Sudan’s Deposed Dictator Makes First Appearance Since Ouster

Sudan’s Deposed Dictator Makes First Appearance Since Ouster

KHARTOUM, Sudan — Sudan’s deposed dictator, Omar Hassan al-Bashir, was taken from a Khartoum prison to face corruption charges on Sunday, in his first public appearance since he was ousted from power in April.

Appearing in a white robe and turban, as he did for much of his 30 years in power, Mr. al-Bashir was led through the gates of Kober prison, a notorious facility where he once sent his own enemies.

His appearance quelled months of speculation among many Sudanese who suspected that, contrary to assertions by Sudan’s military leaders, Mr. al-Bashir was being quietly detained in luxury or had even managed to flee the country.

Security officials escorted Mr. al-Bashir, 75, to a vehicle that took him to the chief prosecutor’s office, where he was formally charged with corruption and money laundering. He did not speak to reporters waiting outside the jail.

Alaa al-Din Abdallah, a prosecutor, told reporters that Mr. al-Bashir would be given a chance to respond to the accusations.

Last month, Mr. al-Bashir was charged separately with involvement in the killing of protesters during the street demonstrations that led to his ouster on April 11. He did not appear in public then.

Mr. al-Bashir’s predicament is a sharp contrast with the fortunes of his protégé, Lt. Gen. Mohamed Hamdan, a one-time militia leader groomed by Mr. al-Bashir who in recent weeks has emerged as one of the most powerful figures in Sudan.

General Hamdan faced global condemnation after June 3 when his paramilitary unit, the Rapid Support Forces, stormed through a protest site in central Khartoum, killing at least 118 people in a storm of shooting, rape and pillage, according to witnesses and doctors’ groups. General Hamdan’s troops now control Khartoum, causing many to view him as the country’s de factor leader, even if he is formally outranked by an older general.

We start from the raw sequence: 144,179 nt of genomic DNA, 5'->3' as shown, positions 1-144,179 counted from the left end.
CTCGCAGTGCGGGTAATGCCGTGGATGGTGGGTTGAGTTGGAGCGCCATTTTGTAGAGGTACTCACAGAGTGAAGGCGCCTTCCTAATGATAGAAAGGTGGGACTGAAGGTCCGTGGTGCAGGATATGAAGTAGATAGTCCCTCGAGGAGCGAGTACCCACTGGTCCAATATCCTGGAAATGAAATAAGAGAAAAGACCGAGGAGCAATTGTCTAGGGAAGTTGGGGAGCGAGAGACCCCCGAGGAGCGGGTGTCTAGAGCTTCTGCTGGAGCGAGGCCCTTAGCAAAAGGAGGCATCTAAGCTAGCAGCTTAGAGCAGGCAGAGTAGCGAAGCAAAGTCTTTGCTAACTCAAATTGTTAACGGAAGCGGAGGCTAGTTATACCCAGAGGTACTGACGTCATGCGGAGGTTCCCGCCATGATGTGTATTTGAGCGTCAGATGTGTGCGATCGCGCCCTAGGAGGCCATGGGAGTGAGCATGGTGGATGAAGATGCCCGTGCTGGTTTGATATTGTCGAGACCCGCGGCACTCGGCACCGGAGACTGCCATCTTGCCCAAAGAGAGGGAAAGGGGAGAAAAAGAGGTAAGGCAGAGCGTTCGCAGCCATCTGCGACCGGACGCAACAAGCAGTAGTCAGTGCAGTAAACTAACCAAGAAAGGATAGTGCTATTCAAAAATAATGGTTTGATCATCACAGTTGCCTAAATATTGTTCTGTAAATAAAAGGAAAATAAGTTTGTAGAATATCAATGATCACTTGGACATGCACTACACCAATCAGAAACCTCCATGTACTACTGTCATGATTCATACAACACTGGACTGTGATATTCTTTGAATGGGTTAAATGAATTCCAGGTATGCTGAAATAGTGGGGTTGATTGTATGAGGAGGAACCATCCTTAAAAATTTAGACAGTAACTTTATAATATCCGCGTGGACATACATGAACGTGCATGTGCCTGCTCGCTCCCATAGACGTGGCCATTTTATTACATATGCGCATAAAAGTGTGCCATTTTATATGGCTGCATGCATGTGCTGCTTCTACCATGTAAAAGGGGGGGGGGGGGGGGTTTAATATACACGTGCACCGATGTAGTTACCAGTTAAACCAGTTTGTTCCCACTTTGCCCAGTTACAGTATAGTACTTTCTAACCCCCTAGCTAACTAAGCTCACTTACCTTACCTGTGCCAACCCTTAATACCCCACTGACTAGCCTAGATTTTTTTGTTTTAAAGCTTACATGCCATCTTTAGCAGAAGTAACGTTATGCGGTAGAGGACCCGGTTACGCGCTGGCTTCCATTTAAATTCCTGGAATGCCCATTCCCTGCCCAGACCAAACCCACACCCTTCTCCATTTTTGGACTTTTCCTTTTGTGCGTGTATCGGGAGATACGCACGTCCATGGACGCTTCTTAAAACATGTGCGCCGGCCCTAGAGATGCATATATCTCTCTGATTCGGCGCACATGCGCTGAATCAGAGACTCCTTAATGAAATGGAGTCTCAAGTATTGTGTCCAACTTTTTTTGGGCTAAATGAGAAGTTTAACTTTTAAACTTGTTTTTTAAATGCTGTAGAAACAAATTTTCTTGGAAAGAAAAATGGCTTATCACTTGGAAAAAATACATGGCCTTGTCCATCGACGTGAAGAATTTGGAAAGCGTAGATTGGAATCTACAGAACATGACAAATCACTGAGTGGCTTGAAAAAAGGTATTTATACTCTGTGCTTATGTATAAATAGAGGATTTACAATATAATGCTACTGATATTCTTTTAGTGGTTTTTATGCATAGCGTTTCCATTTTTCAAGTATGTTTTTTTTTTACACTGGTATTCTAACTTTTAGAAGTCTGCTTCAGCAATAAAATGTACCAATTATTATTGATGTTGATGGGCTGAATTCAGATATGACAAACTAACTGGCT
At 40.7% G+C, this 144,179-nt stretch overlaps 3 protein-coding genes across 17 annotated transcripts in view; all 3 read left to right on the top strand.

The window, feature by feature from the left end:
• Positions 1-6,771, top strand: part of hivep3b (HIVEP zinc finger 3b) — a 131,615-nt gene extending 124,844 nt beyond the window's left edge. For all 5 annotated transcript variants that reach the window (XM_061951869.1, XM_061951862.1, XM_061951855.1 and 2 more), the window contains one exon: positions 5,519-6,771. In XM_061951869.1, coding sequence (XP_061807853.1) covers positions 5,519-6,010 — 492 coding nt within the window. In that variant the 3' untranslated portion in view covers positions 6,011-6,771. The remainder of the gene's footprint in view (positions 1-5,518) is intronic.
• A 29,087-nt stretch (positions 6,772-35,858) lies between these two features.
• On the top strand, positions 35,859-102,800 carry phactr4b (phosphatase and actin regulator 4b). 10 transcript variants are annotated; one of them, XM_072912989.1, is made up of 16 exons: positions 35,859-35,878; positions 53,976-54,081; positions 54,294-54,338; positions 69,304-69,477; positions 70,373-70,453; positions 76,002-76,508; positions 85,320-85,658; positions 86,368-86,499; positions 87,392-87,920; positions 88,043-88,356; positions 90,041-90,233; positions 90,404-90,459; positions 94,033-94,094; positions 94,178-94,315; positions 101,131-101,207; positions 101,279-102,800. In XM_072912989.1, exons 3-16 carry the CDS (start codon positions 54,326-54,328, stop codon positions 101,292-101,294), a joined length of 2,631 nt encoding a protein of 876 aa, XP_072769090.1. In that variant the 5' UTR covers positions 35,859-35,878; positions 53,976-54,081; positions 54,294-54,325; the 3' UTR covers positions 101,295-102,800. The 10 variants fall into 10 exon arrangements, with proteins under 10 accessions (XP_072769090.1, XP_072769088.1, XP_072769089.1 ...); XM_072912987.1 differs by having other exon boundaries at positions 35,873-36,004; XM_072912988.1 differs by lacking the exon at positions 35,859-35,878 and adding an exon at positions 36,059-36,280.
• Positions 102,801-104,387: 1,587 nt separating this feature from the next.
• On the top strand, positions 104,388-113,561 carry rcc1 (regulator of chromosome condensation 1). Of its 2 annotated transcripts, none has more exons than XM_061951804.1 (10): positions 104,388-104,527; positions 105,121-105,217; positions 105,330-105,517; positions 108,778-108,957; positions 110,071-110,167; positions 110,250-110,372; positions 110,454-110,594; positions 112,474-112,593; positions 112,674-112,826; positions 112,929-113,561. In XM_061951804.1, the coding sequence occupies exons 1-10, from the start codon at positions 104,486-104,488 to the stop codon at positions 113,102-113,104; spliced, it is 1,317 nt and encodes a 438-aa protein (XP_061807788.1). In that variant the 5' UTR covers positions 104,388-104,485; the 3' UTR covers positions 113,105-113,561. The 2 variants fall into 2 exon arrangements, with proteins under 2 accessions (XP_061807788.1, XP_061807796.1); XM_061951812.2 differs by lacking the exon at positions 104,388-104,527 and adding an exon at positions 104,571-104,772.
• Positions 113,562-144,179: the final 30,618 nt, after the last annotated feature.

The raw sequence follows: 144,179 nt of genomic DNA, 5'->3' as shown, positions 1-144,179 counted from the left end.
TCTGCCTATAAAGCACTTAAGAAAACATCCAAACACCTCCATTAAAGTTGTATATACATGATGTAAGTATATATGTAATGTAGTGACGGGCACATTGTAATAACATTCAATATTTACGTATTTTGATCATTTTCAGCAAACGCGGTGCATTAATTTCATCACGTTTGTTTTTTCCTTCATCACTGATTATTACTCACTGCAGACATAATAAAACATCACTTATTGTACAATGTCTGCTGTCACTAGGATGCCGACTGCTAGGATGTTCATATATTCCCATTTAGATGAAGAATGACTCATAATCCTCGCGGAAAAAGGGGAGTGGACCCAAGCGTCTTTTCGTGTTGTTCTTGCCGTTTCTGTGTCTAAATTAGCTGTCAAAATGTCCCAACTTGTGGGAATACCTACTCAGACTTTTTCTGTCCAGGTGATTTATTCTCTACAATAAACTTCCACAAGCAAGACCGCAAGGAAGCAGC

But General Hamdan, known as Hemeti, appeared to be laying the groundwork for a political campaign this weekend when he addressed thousands of supporters at events in and around Khartoum, behaving in a political style that bore striking similarities to that of Mr. al-Bashir.

On Saturday, General Hamdan drove in a long, heavily armed convoy to Garrhi, nearly 40 miles north of Khartoum, where he addressed supporters in a dusty clearing near the Nile.

As he arrived under a blazing sun, General Hamdan stood on the top of a military vehicle, waving a stick at the cheering crowd in a manner that was reminiscent of Mr. al-Bashir. In his speech he was sharply critical of the Sudanese Professionals’ Association, which led the protests that forced Mr. al-Bashir’s ouster.

“Askariya! Askariya!” his supporters yelled during the speech, using the Arabic term for “army rule.”

Hundreds of soldiers surrounded General Hamdan as he spoke, positioned on buildings and vehicles or sitting in vehicles armed with heavy guns. After the rally the vehicles sped off behind the general in a long trail of dust.

The Transitional Military Council, which formally rules Sudan, is hoping to dampen a wave of withering global criticism as the extent of the violence on June 3, including numerous rapes and scores of bodies flung in the Nile, increasingly comes to light.

General Hamdan has been less apologetic. In an interview with The New York Times last week, he professed to dislike politics — “I hate politicians,” he said — but added that his ascent to power was necessary for stability. He showed few signs of intending to vacate power. “The country needs the Rapid Support Forces more than the Rapid Support Forces need the country,” he said.

That growing prominence could put General Hamdan at odds with the regular army, stoking fears of further instability as Sudan maneuvers through the turbulent post-Bashir era.

Another test will be Mr. al-Bashir’s forthcoming corruption trial.

Officials raided his Khartoum homes in the days after his ouster, confiscating bundles of cash in dollars, euros and Sudanese currency. That money — millions of dollars — is now a central part of the case prosecutors are building against him. An additional 41 officials from his government also face corruption charges.

Mr. al-Bashir is not, however, in any immediate danger of answering to the charges of genocide, war crimes and crimes against humanity that he faces at the International Criminal Court in The Hague over his role in the conflict in the western region of Darfur.

The international court issued an arrest warrant for Mr. al-Bashir a decade ago. But Gen. Abdel Fattah al-Burhan, the head of the Military Transitional Council, who also served in Darfur, said Mr. al-Bashir would never be extradited to face those charges in a foreign court.

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